The crash of Colgan Air Flight 3407 no doubt left its mark on the “Most Wanted List of Transportation Safety Improvements” issued this month by the National Transportation Safety Board, and for good reason. The Board’s first “most wanted” item essentially reiterates a pair of 2005 NTSB recommendations to which the FAA responded with only an Advisory Circular. Unfortunately, the FAA’s advisement did not prevent Capt.
Erie County, New York
The NTSB laid the primary blame on the pilots of Colgan Air Flight 3407 for the crash on February 12 last year that killed 50 people and perhaps more unflattering comparisons between the respective safety standards that prevail at regional airlines and their mainline counterparts.
The NTSB has ruled that last February’s crash of a Colgan Air Q400 on the outskirts of Buffalo, N.Y., was due to the captain’s inappropriate actions in response to the activation of the stick shaker. Its report, released at a press conference yesterday, said the pilot pulled back on the control column when the shaker activated, placing the twin turboprop into an accelerated aerodynamic stall.
As the anniversary of the Feb. 12, 2009 crash near Buffalo, N.Y., of a Bombardier Q400 regional airliner operated by Colgan Air fast approaches, the U.S. government still hasn’t issued proposed new rules governing fatigue for Part 121 pilots.
FAA Administrator Randy Babbitt urged an audience gathered for last month’s Air Line Pilots Association Air Safety Forum to read the CVR transcripts from Colgan Air Flight 3407 as a lesson in how professionalism–or lack thereof–in the cockpit might influence the outcome of an emergency. Babbitt avoided projecting any conclusions of his own, but his speech centered on an unambiguous message to the veteran pilots in attendance.
The pilots of the Colgan Air Bombardier Q400 that crashed on February 12 outside Buffalo, killing 50 people, did not observe the so-called sterile cockpit rule and appeared unprepared to react properly to the aerodynamic stall that led to the accident, according to testimony read last month during the NTSB’s three-day public hearing on the crash.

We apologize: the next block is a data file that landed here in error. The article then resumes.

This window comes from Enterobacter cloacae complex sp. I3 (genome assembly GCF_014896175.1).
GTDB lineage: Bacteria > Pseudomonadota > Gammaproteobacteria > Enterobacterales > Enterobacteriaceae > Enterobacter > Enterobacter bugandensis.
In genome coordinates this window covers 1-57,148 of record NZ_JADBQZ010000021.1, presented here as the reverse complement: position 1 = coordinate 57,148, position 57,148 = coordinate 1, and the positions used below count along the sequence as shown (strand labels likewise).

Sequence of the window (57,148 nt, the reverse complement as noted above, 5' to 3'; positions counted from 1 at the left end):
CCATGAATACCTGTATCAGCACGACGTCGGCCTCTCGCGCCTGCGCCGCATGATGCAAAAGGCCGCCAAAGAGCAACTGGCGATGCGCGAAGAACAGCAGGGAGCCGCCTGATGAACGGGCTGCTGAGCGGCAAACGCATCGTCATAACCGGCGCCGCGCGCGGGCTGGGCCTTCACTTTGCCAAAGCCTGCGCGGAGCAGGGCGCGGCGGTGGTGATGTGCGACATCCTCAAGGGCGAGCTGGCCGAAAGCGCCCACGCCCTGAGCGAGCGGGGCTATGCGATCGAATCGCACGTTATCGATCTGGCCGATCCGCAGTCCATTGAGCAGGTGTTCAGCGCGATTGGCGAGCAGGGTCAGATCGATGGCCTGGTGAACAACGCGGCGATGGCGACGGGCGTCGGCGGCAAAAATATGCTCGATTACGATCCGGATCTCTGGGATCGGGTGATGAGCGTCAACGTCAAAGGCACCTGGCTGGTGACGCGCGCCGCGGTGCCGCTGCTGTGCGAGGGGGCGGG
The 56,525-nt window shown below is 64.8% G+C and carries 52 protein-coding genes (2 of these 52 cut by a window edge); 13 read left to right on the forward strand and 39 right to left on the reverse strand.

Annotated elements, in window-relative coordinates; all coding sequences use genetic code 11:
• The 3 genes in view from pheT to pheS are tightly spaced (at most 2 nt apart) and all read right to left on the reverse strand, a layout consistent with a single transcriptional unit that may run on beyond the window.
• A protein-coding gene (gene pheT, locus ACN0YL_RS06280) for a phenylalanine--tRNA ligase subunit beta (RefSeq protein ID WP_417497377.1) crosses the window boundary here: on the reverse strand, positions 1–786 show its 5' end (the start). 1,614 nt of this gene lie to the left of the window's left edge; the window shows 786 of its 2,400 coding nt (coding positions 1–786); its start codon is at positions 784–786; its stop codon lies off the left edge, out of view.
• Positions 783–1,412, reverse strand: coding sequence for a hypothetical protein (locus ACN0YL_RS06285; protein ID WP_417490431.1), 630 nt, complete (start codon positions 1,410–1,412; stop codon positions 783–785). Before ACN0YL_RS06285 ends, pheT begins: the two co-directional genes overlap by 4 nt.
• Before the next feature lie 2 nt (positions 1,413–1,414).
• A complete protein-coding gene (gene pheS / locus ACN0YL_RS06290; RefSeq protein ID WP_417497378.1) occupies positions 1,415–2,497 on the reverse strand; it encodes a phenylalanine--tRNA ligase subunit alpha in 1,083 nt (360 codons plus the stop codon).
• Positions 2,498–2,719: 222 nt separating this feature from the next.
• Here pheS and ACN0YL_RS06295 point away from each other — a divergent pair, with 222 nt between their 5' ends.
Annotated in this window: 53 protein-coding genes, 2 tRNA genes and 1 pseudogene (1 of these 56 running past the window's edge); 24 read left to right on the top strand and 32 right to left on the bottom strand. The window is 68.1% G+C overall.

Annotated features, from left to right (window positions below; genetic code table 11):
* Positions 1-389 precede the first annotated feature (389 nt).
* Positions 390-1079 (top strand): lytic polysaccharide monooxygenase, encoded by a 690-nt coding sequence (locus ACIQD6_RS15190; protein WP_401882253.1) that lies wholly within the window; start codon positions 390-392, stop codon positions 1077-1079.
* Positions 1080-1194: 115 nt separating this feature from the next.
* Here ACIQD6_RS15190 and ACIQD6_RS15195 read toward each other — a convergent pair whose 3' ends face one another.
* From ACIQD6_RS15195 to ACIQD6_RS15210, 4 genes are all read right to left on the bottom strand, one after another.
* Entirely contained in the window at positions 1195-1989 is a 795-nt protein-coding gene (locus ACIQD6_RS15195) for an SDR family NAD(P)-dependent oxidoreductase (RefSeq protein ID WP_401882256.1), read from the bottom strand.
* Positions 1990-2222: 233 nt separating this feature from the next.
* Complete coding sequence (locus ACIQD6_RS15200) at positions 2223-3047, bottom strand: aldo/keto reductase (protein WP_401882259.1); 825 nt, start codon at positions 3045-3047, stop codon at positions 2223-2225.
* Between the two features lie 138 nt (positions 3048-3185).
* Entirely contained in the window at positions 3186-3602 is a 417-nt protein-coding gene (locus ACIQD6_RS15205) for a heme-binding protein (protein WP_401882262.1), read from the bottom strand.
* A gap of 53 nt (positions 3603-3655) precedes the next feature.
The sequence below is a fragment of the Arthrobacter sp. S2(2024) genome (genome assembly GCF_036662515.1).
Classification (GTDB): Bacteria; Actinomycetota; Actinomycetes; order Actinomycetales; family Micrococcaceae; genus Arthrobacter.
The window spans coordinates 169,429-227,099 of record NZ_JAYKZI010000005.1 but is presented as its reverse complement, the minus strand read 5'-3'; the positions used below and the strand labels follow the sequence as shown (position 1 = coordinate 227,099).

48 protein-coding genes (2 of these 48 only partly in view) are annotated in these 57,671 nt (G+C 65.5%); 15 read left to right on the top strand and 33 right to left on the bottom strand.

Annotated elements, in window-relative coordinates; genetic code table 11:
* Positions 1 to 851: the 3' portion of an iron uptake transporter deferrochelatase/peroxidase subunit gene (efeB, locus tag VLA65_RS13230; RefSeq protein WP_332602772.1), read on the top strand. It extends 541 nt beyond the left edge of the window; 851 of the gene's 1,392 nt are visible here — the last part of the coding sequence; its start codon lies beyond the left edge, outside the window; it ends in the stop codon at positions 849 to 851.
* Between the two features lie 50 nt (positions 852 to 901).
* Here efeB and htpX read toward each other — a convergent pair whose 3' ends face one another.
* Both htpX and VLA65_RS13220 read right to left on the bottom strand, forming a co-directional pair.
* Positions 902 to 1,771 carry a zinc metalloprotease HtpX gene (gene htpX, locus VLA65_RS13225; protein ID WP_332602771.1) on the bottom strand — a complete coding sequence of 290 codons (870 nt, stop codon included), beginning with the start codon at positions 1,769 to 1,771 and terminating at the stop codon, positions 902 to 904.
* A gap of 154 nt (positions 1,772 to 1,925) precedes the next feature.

The pilots of the Colgan Air Bombardier Q400 involved in the February 12 crash near Buffalo, N.Y., that killed 50 people did not observe the so-called sterile cockpit rule and the captain appears to have violated Colgan Air’s policy prohibiting the use of the crew room to sleep overnight, according to testimony read this morning during the NTSB’s public hearing on the crash.
Preliminary airplane performance modeling and simulation conducted by the NTSB show that icing had a minimal effect on the stall speed of the Colgan Air Bombardier Q400 that crashed outside Buffalo on February 12, killing all 49 occupants and one person on the ground, the Safety Board said today.
The crew of the Colgan Air Q400 that crashed outside Buffalo on February 12 observed “significant” ice accretion on the aircraft’s windows and wings before the eventual upset that killed all 49 on board and one person on the ground, according to the NTSB’s lead investigator for the accident, Steven Chealander.
The crash of a Colgan Air Bombardier Q400 that killed 50 people outside Buffalo on February 12 once again has the industry group that represents U.S. regional airlines fielding some familiar questions about the level of safety its members guarantee to the traveling public.
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